For Spencer Perceval, Iain Dale recruited Lord Bellingham, a descendant of his assassin. I think that was in poor taste—like getting a Wilkes Booth descendant’s view of President Lincoln. Bellingham devotes part of the short biography to his ancestor, appears to dislike Perceval’s successful conservative policies and praises him (together with a slur at his successor, Liverpool) for the Navy’s West Africa Squadron to root out the slave trade. That squadron was however formed in 1808, when Perceval was merely Chancellor of the Exchequer and not directly involved.
On Peter Riddell’s study of Liverpool, I must declare an interest, having recently written a biography that proclaims him “Britain’s Greatest Prime Minister”. Since he won the Napoleonic Wars, presided over the crucial phase of the Industrial Revolution and achieved the unique feat of winning four successive general elections, he has at least a claim to that title. Riddell, a distinguished economic journalist, alas neglects his economic achievements and dismisses him as “unexciting but committed to the public good” which is too close to Disraeli’s verdict on him as the “Arch-Mediocrity”. Conversely, Canning is given high praise by Theo Barclay, who ignores the universal distrust in which he was held by his colleagues.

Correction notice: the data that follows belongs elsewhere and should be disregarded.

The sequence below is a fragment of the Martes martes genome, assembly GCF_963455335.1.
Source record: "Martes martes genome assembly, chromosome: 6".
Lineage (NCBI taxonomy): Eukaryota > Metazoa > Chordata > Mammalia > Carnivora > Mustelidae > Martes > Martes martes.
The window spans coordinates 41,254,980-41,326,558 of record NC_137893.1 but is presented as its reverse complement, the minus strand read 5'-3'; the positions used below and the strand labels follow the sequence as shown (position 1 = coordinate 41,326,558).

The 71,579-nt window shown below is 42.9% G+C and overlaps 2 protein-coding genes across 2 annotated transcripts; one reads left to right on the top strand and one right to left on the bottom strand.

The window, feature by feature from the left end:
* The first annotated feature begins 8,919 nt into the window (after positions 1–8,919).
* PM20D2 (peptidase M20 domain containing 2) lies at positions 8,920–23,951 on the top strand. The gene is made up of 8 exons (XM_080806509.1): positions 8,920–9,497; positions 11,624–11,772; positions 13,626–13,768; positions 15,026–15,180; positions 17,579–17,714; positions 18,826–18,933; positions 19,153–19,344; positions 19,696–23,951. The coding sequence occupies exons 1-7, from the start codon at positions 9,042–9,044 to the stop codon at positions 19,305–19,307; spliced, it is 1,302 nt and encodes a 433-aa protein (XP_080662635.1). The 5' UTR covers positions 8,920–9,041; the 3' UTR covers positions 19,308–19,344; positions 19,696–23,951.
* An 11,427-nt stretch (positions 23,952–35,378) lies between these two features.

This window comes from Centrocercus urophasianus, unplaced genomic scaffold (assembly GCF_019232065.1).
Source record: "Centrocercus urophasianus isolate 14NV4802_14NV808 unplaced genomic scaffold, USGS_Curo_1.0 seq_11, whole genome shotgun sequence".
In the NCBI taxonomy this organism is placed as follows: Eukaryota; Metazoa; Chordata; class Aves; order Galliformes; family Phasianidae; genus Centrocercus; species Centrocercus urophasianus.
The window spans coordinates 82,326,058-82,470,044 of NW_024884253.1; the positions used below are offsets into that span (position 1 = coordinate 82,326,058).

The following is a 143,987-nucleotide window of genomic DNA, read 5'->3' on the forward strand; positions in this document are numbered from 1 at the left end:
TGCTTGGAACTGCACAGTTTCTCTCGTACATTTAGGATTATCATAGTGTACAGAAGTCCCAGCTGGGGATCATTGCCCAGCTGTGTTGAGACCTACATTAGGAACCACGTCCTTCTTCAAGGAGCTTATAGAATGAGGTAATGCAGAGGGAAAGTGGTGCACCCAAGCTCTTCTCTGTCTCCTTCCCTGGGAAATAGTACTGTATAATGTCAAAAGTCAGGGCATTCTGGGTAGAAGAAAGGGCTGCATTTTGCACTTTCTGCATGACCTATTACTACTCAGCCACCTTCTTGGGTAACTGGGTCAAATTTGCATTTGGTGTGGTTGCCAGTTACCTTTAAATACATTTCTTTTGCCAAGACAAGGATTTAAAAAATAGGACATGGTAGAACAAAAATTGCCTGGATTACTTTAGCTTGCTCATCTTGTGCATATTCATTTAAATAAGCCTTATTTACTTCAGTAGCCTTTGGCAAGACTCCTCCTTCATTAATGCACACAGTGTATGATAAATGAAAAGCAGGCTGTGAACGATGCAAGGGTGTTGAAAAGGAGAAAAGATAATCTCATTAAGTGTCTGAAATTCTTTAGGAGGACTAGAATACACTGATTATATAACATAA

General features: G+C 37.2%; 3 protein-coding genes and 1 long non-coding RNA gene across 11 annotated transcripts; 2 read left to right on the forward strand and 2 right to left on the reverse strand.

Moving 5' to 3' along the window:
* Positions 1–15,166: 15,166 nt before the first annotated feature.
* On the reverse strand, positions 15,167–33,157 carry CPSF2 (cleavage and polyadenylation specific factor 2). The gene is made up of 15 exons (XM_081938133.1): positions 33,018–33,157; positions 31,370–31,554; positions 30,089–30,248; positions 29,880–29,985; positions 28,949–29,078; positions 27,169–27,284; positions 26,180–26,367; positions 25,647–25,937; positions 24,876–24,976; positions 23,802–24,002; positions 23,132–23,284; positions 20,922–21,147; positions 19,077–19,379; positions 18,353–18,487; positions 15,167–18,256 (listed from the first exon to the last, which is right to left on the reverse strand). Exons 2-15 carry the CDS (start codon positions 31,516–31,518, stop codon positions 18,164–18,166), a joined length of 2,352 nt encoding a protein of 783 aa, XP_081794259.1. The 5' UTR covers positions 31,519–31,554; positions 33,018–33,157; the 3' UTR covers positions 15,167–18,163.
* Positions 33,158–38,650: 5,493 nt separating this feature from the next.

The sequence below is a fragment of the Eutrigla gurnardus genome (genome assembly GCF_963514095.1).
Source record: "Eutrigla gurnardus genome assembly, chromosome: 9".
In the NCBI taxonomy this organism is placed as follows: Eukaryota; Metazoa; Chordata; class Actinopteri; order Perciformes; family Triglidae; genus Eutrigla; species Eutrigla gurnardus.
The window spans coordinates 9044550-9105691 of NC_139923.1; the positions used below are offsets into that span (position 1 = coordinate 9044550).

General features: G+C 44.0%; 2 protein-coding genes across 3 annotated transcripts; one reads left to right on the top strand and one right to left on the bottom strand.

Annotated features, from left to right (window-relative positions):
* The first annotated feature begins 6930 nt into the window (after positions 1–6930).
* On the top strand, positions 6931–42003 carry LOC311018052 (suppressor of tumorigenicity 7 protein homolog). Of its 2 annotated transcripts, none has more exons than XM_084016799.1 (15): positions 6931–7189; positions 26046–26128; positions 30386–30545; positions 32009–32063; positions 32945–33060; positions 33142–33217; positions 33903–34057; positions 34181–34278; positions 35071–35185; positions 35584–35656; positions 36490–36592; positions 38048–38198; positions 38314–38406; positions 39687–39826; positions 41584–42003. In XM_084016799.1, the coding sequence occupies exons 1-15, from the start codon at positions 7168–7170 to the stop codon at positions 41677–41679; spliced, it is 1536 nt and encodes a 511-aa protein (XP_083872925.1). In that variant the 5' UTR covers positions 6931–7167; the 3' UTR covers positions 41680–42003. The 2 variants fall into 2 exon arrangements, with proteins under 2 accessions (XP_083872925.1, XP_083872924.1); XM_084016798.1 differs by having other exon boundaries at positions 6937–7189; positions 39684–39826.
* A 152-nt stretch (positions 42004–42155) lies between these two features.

The Victorians are generally over-rated; looking from 2021 they appear to have had it very easy, with none of the military or financial threats faced by their Napoleonic predecessors or twentieth-century successors. Disraeli’s achievements as prime minister are fairly treated, though the lily of his personality is excessively gilded, but Gladstone is hugely over-rated. As Chancellor of the Exchequer, he had none of the difficulties faced by the great Nicholas Vansittart earlier in the century; his first ministry was full of achievement, but subsequent ministries were disappointments and his use of the touchy issue of Irish Home Rule as a cheap electoral weapon, instead of introducing legislation when he had a solid majority, appears irresponsible folly to those who know the unhappy history that followed.